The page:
The global charge-limit standard for hydrocarbons in residential air conditioners, set by the International Electrotechnical Commission (IEC), is a major obstacle to cutting greenhouse gas emissions, said Fionnuala Walravens, Campaigner at the London office of the Environmental Investigation Agency (EIA),
Walravens delivered that message in her presentation at the ATMO/DTI Technical Conference, an online event hosted by shecco (publisher of this website) and the Danish Technology Institute, on June 23 and 24.
“At the moment, the [IEC] standard for residential AC seriously constrains the amount of A3 flammable refrigerants you can use,” said Walravens.
She encouraged industry stakeholders to support progressive changes to the standard. “It’s up to companies to step up and make this happen.”
Residential AC units can only use 150g (5.29oz) of A3 class (flammable) refrigerants, such as propane (R290) in the product safety standard IEC 60335-2-40. (This is the amount allowed in any room size. The charge limit could be increased to 998g [34.85oz], but then the room area and and installed height of the unit need to be considered.)
An IEC working group is now looking at revising the residential AC charge allowance for A3 refrigerants by next year, she said. Under considerations are new options by which the charge limit could be increased to up to 988g per circuit, including improved system tightness, minimum airflow and maximum releasable charge, according to a LIFE FRONT report, “Impact of Standards on Hydrocarbon Refrigerant in Europe.”(shecco, publisher of this website, is a participant in the LIFE FRONT project.)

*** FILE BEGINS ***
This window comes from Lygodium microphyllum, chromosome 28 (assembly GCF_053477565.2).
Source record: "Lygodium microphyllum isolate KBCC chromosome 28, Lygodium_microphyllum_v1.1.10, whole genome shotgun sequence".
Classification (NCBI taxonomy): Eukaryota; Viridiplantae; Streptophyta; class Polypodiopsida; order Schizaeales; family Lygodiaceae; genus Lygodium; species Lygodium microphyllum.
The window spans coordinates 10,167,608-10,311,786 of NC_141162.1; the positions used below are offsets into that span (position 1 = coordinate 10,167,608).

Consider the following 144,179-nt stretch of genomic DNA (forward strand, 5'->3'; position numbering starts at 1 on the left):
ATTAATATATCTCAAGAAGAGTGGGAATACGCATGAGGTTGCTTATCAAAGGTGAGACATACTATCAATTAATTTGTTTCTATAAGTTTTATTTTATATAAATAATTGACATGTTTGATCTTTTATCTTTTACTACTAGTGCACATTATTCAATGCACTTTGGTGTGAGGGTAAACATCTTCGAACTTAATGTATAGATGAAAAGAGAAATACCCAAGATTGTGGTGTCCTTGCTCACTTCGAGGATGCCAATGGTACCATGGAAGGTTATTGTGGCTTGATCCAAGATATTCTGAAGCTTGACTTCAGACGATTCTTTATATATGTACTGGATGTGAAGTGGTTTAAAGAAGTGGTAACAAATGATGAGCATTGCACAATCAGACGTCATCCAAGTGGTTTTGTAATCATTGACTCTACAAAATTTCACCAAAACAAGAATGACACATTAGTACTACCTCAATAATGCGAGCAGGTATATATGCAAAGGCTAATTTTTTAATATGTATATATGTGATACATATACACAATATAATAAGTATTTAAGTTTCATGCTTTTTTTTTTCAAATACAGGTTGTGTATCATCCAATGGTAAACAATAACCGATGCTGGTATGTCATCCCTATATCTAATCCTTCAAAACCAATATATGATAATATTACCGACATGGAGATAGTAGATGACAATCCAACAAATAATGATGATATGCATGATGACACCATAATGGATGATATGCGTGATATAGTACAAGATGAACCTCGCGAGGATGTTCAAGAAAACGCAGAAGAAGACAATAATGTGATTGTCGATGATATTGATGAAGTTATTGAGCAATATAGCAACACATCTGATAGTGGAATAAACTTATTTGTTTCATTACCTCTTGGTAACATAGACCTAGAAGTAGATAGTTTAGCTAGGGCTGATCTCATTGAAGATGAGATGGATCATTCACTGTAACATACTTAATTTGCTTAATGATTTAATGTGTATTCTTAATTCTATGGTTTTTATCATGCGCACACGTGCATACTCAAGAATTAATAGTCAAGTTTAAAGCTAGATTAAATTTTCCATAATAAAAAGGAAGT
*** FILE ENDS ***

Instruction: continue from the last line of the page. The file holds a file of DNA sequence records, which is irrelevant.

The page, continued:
The EIA has worked with Öko-Recherche, a Frankfurt, Germany-based environmental research institution, to “try and understand what the climate benefits of this change to the standards could be,” she said. They found that using hydrocarbon-based split equipment has the potential to significantly reduce CO2e emissions over the next few decades, said Walravens.
Under a “mid ambition” scenario, where by 2050 90% of new split system equipment manufactured is hydrocarbon based, the cumulative savings would be 2.4Gt of CO2e emissions, she noted.
Under a “high ambition” scenario, where HFCs are banned in small split AC systems by 2025, “we can have savings of over five gigatons,” said Walravens. “To put it into context, the EU’s entire greenhouse gas emissions for 2018 was 4.2 gigatons.”
Walravens pointed out the urgency of using hydrocarbons rather than HFCs by noting the massive increase in AC units expected in the coming decades. The International Energy Agency (EIA), she noted, has projected that by 2050, the global stock of air conditioners will triple to 2.6 billion units. “So, to put that in another way, that’s basically 10 new air conditioners being sold every single second for the next 30 years.”
A way to bypass standard?
Another speaker at the ATMO/DTI conference, Asbjørn Vonsild, head of Denmark-based Vonsild Consulting, noted that publication of the next iteration (edition 7) of the IEC 60335-2-40 standard is expected in late 2021/early 2022. He also observed that the draft of the new standard enables smaller rooms to have a higher hydrocarbon charge in ACs with the introduction of “new concepts,” including releasable charge, built-in airflow and enhanced tightness.
Moreover, he said, conducting a “risk assessment” of an AC system with a higher hydrocarbon charge, which employed these concepts, is a way for a manufacturer to bypass the current charge-limit standard.
“I actually would highly recommend it,” he said. ”There’s no need to wait for the final publication.
“It’s up to companies to step up and make this happen.”Fionnuala Walravens, EIA
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